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Updated: September 15, 2006


Hypovolemia basically means low blood volume. "Hypo" means low, "vol" is for volume, and "emia" refers to blood. Symptoms of hypovolemia may include cold hands and feet, light headedness, infrequent urination, increased heart rate, and weakness.

What's the big deal about hypovolemia?

Two words: hypovolemic shock. Sounds bad, is bad. Low blood volume can result in multiple organ failure, kidney damage, brain damage, and death.

What causes hypovolemia?

Let's start with an obvious example: someone's arm gets ripped off and blood is pouring from the shoulder stump. That person is losing blood and will soon become hypovolemic because his body won't be able to produce enough blood to make up for what he's losing. Less obvious (and less gruesome) causes of hypovolemia are internal bleeding and dehydration. Traumatic accidents, chronic illnesses, ruptured ectopic pregnancies, and surgery can all cause internal bleeding. Low fluid intake, extensive vomiting, and severe diarrhea are common causes of dehydration.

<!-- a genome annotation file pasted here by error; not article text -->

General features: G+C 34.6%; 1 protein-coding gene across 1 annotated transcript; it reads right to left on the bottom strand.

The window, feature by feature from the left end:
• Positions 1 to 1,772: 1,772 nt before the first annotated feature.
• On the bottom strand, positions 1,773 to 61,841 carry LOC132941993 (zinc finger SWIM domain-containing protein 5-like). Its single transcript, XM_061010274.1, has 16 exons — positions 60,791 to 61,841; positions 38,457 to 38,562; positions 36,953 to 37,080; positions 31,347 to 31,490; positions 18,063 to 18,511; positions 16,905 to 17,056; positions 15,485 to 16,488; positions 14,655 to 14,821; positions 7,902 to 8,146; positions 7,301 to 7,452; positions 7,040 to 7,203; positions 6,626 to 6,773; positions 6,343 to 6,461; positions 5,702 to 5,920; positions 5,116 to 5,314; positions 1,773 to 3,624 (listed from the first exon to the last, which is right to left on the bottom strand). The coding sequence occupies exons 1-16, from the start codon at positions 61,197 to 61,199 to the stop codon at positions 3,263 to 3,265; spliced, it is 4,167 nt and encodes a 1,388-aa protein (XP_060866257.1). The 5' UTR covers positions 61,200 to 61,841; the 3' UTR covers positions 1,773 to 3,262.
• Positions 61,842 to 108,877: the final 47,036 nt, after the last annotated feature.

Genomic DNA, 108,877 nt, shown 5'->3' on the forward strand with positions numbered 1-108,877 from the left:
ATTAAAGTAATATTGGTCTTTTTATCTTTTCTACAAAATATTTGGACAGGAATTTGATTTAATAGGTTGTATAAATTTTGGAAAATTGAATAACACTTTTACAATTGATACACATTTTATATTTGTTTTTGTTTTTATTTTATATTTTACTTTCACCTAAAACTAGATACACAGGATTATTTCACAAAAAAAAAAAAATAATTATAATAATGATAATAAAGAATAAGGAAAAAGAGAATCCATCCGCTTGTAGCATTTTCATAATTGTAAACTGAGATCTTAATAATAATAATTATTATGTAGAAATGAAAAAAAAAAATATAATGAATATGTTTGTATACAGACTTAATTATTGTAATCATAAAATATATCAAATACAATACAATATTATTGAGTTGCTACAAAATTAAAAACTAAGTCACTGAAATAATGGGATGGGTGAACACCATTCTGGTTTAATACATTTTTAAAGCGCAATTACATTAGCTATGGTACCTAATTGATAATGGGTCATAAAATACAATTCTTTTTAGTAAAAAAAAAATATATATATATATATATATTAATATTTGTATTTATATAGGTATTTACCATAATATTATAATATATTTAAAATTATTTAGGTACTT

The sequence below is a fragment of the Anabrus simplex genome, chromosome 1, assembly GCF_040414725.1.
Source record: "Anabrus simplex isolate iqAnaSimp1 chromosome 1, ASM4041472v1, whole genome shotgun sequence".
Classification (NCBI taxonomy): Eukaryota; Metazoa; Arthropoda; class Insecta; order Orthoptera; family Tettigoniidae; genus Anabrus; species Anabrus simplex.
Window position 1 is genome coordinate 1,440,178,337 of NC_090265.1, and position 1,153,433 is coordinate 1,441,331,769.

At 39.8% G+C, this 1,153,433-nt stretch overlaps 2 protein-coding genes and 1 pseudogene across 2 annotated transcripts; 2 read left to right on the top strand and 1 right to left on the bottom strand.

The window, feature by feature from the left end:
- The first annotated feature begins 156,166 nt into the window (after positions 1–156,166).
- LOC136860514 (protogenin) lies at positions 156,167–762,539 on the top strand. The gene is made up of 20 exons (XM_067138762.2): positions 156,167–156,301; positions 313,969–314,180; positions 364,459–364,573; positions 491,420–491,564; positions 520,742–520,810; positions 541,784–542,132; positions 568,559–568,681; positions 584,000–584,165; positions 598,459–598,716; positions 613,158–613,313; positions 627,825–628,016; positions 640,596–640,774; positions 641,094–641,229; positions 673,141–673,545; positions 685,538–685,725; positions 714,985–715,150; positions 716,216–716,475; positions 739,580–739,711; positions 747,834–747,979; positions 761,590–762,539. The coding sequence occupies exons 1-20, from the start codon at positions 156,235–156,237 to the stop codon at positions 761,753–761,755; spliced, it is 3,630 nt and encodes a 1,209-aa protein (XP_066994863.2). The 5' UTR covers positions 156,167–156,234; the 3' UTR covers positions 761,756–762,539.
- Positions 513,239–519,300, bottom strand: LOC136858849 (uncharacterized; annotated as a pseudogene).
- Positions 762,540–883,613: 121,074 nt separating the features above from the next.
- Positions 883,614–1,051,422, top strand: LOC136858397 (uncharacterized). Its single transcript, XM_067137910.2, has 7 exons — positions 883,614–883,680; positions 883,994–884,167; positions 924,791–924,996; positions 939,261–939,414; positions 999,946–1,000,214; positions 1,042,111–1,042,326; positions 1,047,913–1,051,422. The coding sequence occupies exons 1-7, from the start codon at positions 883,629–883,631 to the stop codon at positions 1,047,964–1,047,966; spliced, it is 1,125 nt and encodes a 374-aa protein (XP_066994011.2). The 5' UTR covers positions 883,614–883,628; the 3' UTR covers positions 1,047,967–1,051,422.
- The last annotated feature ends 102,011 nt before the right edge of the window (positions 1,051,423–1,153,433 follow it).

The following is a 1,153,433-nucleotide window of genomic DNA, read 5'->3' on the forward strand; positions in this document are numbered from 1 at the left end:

1. CNN Health Library. Cholera.
  2. eMedicine. Hypovolemic Shock.
  3. MedicineNet. Definition of Hypovolemia.
  4. MedlinePlus Medical Encyclopedia. Hypovolemic Shock.
  5. The Merck Manual of Medical Information. Orthostatic Hypotension.
Alternate Spellings: hypovolaemia

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